It seems I am a bit late to the ball, but as a follow up to my bit on the expanding role of foreigners in Japan in my “Japan apologists” post, I’d like to introduce you to the first American elected official in Japan, Anthony Bianchi, who was voted into the city council of Inuyama City, Aichi Prefecture in April 2003. The best way for you to learn about him is to listen to this 2003 NPR interview (Requires Windows Media Player). The native Brooklynite came to Japan as an English teacher in 1989, married a Japanese woman and became a naturalized Japanese citizen in 2002 after 3 years of paperwork. It’s great to hear him explain in his thick Brooklyn accent how he managed to get more votes (3,000) than any native-born Japanese candidate in the election.
He explains that the keys to his huge success were: a) His years of teaching produced a large contingent of people of voting age who knew him from being his student; and b) Dissenting voters appreciated his promises to bring a more open style of politics to the city. In Inuyama, a suburb of Nagoya with a population of 73,000, he was able to ride his close relations with the citizens and a populist platform (given all the more relevance by his status as an experienced outsider) to victory in a low-turnout election.
Bianchi speaks in an earnest, convincing manner and uses American-style aggressive political tactics to push populist causes. His first initiative was easy: he demanded that the mayor carry out a plan to broadcast city council proceedings on the Internet, something that many other cities had done already but that Inuyama had been dragging its feet on. But it made for great press when he demanded the change in his first question after being elected. Thankfully, he did it, so now the world can watch him spout off about fascinating topics like government procurement and public comment systems here (requires Internet Explorer).
Bianchi’s story is a fascinating example of how a Western foreigner can successfully assimilate in Japan. He campaigned on a platform of “Protect traditions together and make the future bright for the sake of Inuyama,” and his homepage exclaims, “Progress over precedent, common sense over ordinances!” He also looks to be very involved in the Japanese vision of “internationalization” meaning lots of cultural exchanges and eikaiwa classes.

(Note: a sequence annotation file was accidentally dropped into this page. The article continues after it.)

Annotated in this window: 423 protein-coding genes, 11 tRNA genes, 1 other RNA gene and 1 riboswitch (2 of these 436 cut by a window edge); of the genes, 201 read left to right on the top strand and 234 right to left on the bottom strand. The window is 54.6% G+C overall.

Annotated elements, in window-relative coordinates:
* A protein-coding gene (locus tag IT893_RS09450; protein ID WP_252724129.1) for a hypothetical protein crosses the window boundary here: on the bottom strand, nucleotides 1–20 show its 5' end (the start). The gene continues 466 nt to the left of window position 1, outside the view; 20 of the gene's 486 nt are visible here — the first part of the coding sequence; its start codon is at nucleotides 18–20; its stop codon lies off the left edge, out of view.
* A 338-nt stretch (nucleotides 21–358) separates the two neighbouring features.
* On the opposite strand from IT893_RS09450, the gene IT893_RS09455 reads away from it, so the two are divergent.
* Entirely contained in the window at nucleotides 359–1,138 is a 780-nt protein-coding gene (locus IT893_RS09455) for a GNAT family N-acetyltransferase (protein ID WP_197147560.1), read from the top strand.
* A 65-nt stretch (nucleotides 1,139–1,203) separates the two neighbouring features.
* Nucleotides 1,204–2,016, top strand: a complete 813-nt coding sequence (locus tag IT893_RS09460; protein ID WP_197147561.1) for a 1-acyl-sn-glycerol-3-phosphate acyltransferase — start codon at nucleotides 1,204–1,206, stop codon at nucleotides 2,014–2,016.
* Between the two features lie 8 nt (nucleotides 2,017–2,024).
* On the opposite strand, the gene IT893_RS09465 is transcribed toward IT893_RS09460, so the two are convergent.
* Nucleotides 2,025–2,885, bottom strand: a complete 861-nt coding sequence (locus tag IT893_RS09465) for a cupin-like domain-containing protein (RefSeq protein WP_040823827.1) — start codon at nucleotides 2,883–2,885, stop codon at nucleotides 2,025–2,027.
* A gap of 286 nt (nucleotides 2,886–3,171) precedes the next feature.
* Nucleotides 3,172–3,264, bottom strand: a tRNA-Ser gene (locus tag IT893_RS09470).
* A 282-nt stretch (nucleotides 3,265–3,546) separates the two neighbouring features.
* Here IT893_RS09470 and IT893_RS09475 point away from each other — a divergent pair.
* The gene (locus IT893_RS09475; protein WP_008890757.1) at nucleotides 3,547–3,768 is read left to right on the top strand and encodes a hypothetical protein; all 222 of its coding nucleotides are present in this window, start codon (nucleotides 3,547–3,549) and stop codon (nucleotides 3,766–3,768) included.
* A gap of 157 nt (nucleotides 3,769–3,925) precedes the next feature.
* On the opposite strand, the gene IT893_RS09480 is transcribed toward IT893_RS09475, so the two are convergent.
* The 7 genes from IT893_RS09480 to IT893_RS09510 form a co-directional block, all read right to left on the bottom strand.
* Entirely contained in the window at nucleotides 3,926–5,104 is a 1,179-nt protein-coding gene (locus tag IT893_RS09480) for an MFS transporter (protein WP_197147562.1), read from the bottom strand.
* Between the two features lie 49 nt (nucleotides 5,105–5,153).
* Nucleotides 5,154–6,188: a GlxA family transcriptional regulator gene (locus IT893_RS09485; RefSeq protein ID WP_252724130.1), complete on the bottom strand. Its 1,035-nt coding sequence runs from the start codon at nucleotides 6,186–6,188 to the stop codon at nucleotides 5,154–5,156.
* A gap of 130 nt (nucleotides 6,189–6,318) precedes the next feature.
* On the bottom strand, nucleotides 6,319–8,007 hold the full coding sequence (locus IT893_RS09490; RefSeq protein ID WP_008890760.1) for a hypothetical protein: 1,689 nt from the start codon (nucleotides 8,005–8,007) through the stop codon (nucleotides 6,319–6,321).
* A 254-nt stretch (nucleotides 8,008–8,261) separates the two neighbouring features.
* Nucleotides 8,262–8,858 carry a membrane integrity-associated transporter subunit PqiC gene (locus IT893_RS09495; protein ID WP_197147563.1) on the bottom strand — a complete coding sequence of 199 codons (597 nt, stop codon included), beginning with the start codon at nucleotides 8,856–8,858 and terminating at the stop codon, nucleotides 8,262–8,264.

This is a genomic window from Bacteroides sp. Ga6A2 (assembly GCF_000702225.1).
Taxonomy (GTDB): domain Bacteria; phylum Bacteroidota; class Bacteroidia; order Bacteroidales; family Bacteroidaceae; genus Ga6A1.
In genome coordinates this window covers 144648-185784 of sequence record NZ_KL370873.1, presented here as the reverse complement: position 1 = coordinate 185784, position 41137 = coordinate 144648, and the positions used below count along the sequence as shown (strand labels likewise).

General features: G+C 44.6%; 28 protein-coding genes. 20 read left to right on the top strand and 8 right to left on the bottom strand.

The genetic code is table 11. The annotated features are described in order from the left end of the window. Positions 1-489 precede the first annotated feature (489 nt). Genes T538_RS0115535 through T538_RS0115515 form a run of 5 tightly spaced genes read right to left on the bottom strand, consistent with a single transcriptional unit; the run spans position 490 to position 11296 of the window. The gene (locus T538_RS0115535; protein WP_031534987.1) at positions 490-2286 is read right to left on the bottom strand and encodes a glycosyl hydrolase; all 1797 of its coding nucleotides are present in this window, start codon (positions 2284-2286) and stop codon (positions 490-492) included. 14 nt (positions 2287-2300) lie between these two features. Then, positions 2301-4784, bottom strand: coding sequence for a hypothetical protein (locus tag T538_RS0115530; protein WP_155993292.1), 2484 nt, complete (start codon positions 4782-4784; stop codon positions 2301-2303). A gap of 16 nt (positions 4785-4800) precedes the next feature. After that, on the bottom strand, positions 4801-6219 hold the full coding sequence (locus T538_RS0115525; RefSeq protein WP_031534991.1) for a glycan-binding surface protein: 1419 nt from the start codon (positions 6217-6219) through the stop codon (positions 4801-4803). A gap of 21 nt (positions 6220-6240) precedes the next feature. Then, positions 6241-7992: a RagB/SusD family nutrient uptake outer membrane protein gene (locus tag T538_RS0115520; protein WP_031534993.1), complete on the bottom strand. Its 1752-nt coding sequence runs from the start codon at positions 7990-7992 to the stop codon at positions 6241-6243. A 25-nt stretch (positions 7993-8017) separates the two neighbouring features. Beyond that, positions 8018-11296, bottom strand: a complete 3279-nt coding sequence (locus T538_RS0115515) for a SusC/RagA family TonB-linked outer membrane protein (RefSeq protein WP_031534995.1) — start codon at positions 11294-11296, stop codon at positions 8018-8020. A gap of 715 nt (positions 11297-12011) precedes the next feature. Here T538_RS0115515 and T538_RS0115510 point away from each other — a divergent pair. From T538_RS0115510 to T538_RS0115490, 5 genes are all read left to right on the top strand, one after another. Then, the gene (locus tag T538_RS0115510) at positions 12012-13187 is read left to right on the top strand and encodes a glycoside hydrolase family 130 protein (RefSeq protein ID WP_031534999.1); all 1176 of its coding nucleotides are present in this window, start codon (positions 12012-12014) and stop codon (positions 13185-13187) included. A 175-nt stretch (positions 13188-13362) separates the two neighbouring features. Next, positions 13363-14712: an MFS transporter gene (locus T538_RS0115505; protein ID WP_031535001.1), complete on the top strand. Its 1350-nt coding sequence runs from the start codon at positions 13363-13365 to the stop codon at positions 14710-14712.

Bianchi’s political style stands in stark juxtaposition with that of a better-known Western-born activist in Japan, Debito Arudo (Pictured below). Debito, also a naturalized Japanese citizen who was born and raised in the US (California), is much more confrontational, divisive, and preoccupied with identity politics. While Debito demands to be accepted as a “Japanese person” as part of his multiculturalist vision for Japan, Bianchi seems to relish his status as an American who made a life for himself in small-town Japan. He even uses his “New York-ness” to make himself more accessible (See picture on right). Bianchi is also much less of an “activist,” even to the point of not wanting to be called a politician as that would distract from his goals as a servant for the town of Inuyama. That’s certainly an understandable desire as “politician” is an much crueler epithet than “gaijin,” but it reflects his decidedly provincial aspirations.
When Debito tried to help his wife’s ultimately successful bid for a city council seat in their hometown of South Sapporo City by holding a debate of the candidates, he ended up feeling rather miffed when the local authorities forbid it citing a conflict of interest (properly, IMO). I’m not sure if Bianchi ran into similar frustrations, but I suspect his long experience in his city’s public school system as head of the native English teacher program gave him a better idea of what would be tolerated in the city.
It’s a little unfair to compare two men with vastly different careers and aims, but reading about Bianchi was a refreshing reminder that there are other models for expat social activism out there.